If a fighter keeps beating the best contenders of their era, then that gets my vote.

    It gets my vote even if the era was not particularly strong, or they didn't look particularly good doing it.
     
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  8. Richard M Murrieta

    Richard M Murrieta Boxing Addict Full Member

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    1.Consistent victories, good conduct as it goes along with being a great example to follow. 2.Displaying all of your skill and arsenal during a match. 3.Defeating all opposition that is put in front of you. 4.Being humble with your greatness, not being boastful. 5.Being a gentleman outside the ring. 6. Training hard for all opposition and being in condition. 7. Looking to improve, when improvement is needed, be yourself..8. Being obedient within the law. 8. As a champion, giving all deserving challengers a shot at your title. 9. Be a good sport before and after a bout. 10.Do not harm your body by taking illicit drugs or abusing alcohol.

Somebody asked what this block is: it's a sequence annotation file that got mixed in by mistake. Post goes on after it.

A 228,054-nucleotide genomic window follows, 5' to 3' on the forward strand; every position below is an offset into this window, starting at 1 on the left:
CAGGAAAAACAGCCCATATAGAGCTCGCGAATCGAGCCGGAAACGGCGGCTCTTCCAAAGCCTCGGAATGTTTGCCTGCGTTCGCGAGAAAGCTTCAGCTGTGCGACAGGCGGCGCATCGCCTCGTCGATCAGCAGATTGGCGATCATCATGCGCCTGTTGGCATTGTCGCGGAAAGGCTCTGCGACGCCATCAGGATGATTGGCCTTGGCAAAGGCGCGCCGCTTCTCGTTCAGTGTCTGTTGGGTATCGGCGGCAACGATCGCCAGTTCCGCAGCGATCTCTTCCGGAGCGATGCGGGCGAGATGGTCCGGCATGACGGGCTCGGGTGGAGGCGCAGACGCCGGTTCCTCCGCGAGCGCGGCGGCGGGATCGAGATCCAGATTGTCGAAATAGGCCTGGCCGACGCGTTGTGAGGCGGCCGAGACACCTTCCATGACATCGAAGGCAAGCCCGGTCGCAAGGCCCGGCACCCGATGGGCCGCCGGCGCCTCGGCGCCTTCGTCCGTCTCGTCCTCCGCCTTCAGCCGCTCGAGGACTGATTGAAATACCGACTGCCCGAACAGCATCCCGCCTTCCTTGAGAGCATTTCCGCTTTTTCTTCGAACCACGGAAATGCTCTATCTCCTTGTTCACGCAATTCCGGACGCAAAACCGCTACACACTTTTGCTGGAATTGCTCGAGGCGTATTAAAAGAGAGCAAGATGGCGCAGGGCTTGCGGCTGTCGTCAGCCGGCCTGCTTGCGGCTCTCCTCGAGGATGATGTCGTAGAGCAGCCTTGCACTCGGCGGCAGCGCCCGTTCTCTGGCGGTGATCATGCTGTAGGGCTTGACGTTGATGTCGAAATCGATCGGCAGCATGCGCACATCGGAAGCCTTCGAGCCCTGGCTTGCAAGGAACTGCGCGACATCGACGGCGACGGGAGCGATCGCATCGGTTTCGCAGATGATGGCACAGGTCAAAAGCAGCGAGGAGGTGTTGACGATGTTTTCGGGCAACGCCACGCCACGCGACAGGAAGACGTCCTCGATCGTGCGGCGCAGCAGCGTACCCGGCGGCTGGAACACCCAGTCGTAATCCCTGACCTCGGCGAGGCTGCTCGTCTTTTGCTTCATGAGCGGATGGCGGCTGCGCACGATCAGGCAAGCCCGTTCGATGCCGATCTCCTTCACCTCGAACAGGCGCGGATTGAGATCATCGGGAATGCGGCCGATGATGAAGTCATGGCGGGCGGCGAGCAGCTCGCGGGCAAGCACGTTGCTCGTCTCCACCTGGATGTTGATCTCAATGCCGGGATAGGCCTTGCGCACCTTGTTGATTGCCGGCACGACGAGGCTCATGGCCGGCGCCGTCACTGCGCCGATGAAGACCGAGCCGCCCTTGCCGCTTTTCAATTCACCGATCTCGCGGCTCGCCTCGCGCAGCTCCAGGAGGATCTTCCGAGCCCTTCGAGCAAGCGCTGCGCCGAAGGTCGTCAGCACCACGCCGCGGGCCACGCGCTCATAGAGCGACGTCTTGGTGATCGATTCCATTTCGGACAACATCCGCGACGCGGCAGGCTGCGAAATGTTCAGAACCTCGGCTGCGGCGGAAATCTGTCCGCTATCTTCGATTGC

Last edited: Feb 22, 2021
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  9. Bujia

    Bujia Active Member Full Member

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    Middleweight was ridiculously deep for over a half century prior to the 70s. That’s why there weren’t many dominant champions all the way from the post-Ketchell to pre-Monzon eras. So should Monzon, Hagler, and Hopkins really rate above all (or most) of the guys during that incredibly competitive expanse? They almost always are.
     
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  10. Richard M Murrieta

    Richard M Murrieta Boxing Addict Full Member

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    I really enjoyed your post, but thses fighters fought and beat the opposition that what was placed in front of them. It was not their fault that there was not the quality fighters like maybe in the era of Jake La Motta, Sugar Ray Robinson, and Tony Zale. Like I have always posted, you can only fight what is put in front of you. Promoters promote, and fighters fight.